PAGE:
Every day for 17 years, rain or shine, Tommie Johnson rode his bike to and from work on UF campus, despite Gainesville’s existing transit system.
Using the bus system would have actually made his life harder than dealing with the elements on two wheels, he said.
“They need a better bus system,” Johnson said. “In the bus system, you have to go to Rosa Parks and transfer from bus to bus to get to this side of town.”
Now at 63, Johnson has finally saved up for a car to commute from his home in northeast Gainesville — a luxury he doesn’t take for granted.
Residents in East Gainesville without personal transit must find ways to commute to necessities like a hospital and grocery stores. The only U.S. Department of Agriculture-approved grocery store in East Gainesville is the Walmart on Northeast 12th Avenue and there’s no major primary care hospital east of Main Street.
Next year, the Gainesville Community Reinvestment Area Project is set to finish its new transit center, which will serve as a major stop for several bus routes, similar to the Rosa Parks Bus Station near Depot Park.
The $14 million plan promises health and economic development improvements to East Gainesville over the next six years.
The most significant part is the Cornerstone Campus, which will be located on Hawthorne Road in East Gainesville and will have an Regional Transit System mobility hub, a UF-run health center with access to dental care and resources to help residents access fresh food.
The GCRA informed the Gainesville City Commission Jan. 19 of updates to the plan. It has already spent $13 million on city projects such as developing the innovation district zone near UF campus and intends to put the largest chunk of funds into the Eastside Food/Mobility Hub, which is set to finish in 2024.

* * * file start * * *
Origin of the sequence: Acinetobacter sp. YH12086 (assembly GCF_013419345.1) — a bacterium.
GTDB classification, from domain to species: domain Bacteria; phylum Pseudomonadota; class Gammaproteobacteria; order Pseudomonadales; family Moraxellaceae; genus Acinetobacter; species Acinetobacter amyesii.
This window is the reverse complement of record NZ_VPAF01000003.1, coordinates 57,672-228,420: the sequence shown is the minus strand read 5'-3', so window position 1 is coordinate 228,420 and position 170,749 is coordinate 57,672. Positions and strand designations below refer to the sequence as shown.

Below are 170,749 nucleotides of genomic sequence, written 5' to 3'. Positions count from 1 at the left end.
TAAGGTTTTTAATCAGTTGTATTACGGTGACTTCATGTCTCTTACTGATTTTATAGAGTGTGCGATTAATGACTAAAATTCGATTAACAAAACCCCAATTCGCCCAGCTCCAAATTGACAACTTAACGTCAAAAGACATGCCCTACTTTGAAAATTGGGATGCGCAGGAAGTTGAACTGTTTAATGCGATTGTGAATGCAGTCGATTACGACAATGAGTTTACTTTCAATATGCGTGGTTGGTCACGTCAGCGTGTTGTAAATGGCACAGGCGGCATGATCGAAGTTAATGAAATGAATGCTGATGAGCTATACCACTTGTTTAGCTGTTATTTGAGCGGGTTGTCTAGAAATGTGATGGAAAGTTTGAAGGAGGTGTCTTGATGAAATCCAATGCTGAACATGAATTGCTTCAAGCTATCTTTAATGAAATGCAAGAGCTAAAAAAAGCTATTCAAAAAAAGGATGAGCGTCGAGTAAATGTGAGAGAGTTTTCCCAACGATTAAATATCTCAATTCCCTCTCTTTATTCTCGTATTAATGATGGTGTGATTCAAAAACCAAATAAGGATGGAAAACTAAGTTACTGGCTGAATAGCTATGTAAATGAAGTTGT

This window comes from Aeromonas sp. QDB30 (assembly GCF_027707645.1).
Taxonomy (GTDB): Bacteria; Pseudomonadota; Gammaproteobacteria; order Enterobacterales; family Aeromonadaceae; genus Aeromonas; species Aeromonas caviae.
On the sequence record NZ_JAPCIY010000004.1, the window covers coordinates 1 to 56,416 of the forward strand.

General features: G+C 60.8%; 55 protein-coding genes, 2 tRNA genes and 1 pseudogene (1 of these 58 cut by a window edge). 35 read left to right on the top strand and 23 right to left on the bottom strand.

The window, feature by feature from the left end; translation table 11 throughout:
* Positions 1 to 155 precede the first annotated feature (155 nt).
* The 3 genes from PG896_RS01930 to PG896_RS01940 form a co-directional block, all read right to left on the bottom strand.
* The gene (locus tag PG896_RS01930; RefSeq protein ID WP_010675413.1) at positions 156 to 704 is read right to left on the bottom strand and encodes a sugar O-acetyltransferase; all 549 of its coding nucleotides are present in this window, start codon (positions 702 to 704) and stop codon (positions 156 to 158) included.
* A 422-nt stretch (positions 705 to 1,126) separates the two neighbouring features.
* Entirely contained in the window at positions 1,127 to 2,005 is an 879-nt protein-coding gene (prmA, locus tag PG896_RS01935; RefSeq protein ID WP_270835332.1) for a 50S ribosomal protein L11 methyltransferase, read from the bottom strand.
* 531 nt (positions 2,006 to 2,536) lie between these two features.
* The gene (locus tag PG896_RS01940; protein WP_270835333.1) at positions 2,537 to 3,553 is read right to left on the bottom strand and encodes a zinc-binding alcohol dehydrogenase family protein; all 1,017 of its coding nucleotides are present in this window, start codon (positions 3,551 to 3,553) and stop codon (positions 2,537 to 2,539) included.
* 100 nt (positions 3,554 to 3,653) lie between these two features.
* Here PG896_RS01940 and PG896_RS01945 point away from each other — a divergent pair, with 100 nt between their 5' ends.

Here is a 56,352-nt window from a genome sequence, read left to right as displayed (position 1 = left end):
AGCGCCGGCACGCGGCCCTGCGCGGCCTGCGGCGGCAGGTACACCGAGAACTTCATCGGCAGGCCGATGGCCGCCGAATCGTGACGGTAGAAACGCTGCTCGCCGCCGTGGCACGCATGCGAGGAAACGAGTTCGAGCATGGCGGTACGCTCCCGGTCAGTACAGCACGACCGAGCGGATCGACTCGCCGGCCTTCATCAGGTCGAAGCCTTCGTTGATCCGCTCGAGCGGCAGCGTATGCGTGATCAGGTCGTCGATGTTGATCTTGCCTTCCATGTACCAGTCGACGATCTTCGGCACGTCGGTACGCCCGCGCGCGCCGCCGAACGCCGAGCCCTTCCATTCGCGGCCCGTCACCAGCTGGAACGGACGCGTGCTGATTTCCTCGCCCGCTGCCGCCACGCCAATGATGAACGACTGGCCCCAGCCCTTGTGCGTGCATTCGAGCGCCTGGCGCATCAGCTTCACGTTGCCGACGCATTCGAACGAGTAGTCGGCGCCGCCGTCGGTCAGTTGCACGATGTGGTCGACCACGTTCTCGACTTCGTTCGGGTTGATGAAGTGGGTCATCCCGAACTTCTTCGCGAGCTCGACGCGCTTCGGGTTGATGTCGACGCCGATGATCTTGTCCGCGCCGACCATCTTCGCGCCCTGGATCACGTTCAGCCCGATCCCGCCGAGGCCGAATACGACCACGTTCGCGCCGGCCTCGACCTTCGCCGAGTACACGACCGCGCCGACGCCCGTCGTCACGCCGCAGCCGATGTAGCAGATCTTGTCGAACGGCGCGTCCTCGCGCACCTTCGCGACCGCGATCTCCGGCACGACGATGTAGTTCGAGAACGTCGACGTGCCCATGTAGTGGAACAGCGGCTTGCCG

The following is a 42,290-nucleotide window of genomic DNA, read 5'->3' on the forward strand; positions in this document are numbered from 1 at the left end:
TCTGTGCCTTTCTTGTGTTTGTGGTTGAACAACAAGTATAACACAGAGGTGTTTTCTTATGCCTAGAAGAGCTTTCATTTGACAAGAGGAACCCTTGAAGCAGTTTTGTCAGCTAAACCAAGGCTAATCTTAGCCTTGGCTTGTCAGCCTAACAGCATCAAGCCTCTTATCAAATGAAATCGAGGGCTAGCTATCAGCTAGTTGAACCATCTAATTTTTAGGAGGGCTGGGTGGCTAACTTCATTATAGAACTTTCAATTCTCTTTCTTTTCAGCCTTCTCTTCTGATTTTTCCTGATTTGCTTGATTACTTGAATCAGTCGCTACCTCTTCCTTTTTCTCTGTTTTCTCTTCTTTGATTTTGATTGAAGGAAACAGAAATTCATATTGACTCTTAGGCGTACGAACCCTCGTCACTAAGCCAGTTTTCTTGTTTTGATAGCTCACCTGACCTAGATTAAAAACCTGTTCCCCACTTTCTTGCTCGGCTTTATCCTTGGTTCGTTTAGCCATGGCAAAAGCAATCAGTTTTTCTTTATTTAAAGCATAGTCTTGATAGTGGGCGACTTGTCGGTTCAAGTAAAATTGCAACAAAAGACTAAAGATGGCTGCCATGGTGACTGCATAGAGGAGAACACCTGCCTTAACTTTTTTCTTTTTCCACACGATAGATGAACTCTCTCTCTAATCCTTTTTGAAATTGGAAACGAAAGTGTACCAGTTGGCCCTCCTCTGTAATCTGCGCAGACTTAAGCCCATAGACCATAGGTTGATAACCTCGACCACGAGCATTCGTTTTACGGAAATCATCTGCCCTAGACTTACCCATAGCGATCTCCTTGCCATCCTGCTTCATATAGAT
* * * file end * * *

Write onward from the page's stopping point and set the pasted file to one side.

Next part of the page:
But the plan doesn’t include any incentives for a community grocery store, an initiative that has been workshopped and eventually failed.
The lack of a grocery store in the Eastside has rendered some census tracts to become food deserts, which is defined by the USDA as a tract where at least 100 households are located more than one-half mile from a grocery store with no vehicle access. With nowhere to buy fresh food nearby, residents must rely on transit.
Commissioner Desmon Duncan-Walker, whose district encompasses much of East Gainesville, was the only commissioner who didn’t support the plan of incentivizing a UF clinic in her district.
The plan required the city to pay $2.5 million to complete the project, Duncan-Walker said.
When Duncan-Walker saw a proposal, it just wasn’t enough, she said.
The commissioner would prefer a more comprehensive plan with a primary care hospital that would address taxpayers’ concerns, she said.
Addressing the disparity between East Gainesville and the rest of the city is the main focus of Cornerstone Campus, also known as the Eastside Health and Economic Development Initiative.
Construction will occur despite the rate of transit use declining twice as much in Florida compared to the nationwide average, according to a study by UF on transit in East Gainesville.
The same study addressed equity and the need for transit expansion in East Gainesville.
Not all residents are aware of the plans, but hopes are high for more services to those on the east side.
Anthony Gainey Sr., a 61-year-old East Gainesville resident, said he feels these kinds of developments were a long time coming. He was quick to point out not much has ever been done during his life in East Gainesville.
“We have got to start somewhere,” Gainey said.
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Jake Lynch is a third-year journalism major. He is a South Florida native that loves to spend time with family and friends. He has no idea what he wants to do with his life but he hopes this helps.